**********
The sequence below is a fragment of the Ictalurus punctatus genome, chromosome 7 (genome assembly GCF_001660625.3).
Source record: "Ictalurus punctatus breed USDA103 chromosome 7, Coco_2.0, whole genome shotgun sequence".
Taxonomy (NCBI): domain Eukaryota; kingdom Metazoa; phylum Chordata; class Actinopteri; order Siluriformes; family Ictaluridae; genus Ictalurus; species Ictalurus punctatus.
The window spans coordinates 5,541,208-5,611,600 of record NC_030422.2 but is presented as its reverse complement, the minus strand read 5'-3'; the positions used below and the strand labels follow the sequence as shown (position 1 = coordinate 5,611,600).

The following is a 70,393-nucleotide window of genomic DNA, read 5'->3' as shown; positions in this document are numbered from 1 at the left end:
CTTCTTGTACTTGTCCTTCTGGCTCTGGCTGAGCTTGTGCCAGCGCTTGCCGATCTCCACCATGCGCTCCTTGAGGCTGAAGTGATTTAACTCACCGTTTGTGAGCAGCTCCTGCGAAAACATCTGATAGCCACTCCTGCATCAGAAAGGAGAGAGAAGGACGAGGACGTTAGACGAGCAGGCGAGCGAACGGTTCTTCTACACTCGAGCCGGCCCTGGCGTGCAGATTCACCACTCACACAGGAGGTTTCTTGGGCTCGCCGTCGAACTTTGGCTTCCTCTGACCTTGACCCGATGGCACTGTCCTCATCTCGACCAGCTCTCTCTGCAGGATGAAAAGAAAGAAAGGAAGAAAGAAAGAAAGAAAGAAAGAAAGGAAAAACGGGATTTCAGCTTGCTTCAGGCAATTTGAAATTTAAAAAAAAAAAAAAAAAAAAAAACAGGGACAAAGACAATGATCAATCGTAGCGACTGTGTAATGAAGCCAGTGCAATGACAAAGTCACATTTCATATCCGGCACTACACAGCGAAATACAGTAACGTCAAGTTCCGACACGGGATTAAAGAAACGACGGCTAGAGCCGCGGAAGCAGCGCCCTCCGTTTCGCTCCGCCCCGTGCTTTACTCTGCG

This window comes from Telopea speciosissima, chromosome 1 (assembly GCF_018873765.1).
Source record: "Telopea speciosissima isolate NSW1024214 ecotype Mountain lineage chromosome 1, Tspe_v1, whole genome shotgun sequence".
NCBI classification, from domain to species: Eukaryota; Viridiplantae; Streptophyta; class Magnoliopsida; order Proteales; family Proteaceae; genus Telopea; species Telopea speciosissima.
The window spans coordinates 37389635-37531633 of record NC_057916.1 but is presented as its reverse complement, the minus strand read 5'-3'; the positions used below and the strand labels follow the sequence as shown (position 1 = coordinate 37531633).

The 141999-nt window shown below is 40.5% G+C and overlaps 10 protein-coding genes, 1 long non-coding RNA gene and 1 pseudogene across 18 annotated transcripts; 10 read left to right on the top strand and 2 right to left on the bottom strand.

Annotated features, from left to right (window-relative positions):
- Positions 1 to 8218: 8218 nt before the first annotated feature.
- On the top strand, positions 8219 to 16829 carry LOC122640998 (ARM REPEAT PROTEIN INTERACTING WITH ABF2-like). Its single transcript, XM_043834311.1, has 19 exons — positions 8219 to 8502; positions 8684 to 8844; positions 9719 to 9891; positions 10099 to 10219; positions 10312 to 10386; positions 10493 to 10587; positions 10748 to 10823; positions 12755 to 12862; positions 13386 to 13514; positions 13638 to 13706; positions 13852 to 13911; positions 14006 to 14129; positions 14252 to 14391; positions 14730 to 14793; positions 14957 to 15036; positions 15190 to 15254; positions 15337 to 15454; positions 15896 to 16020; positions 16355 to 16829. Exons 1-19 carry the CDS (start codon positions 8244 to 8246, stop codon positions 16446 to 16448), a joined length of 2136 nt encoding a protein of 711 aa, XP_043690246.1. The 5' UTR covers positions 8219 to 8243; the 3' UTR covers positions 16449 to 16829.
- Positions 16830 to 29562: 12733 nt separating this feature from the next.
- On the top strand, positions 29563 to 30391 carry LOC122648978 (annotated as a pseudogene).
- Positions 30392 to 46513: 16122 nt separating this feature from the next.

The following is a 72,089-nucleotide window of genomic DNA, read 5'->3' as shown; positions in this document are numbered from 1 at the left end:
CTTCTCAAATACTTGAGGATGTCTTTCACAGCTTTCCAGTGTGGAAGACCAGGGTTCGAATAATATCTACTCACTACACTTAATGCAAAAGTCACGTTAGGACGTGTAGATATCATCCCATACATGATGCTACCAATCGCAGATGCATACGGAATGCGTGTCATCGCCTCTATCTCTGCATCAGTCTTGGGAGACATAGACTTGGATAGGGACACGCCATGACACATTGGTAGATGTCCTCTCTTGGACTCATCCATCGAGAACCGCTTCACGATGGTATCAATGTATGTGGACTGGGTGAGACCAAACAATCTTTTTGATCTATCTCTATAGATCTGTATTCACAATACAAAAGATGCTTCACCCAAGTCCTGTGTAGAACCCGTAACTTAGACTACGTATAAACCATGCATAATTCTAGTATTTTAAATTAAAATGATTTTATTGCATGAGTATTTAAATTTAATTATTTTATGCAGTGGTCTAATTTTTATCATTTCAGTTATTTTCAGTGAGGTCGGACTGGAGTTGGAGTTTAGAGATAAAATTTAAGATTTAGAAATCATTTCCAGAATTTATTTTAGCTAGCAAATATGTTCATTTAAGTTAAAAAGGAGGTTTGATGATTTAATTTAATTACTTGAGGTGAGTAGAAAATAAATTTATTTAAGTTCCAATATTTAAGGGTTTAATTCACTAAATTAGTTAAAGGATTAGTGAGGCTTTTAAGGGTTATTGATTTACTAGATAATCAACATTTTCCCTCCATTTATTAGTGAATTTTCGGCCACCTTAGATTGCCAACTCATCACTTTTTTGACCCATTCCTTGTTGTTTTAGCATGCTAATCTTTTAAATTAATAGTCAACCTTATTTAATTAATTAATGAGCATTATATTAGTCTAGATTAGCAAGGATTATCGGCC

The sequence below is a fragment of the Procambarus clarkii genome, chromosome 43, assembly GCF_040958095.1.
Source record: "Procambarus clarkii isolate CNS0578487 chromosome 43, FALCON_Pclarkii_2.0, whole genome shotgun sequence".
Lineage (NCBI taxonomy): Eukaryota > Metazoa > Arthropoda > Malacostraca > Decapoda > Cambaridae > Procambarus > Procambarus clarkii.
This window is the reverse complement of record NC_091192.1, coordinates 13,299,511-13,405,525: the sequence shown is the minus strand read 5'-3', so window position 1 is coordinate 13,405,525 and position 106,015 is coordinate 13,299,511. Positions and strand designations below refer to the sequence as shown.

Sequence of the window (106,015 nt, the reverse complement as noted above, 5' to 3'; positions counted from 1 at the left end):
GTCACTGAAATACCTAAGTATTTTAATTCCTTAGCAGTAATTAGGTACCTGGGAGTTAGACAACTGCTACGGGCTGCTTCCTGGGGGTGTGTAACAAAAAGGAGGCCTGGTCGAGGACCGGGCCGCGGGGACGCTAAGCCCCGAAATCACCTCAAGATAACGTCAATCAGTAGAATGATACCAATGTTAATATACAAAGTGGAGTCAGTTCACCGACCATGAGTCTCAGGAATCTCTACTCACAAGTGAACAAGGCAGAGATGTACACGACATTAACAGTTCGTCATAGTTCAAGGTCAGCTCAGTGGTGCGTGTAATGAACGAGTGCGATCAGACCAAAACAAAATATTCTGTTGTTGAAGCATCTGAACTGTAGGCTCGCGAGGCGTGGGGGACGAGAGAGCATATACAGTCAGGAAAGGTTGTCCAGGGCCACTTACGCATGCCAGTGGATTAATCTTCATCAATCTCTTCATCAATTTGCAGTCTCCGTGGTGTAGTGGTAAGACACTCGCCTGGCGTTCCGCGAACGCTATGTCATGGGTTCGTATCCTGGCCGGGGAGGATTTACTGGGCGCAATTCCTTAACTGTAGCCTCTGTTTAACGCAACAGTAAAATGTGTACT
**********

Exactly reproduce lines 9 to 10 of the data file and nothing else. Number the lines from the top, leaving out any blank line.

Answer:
NCBI classification, from domain to species: Eukaryota; Viridiplantae; Streptophyta; class Magnoliopsida; order Proteales; family Proteaceae; genus Telopea; species Telopea speciosissima.
The window spans coordinates 37389635-37531633 of record NC_057916.1 but is presented as its reverse complement, the minus strand read 5'-3'; the positions used below and the strand labels follow the sequence as shown (position 1 = coordinate 37531633).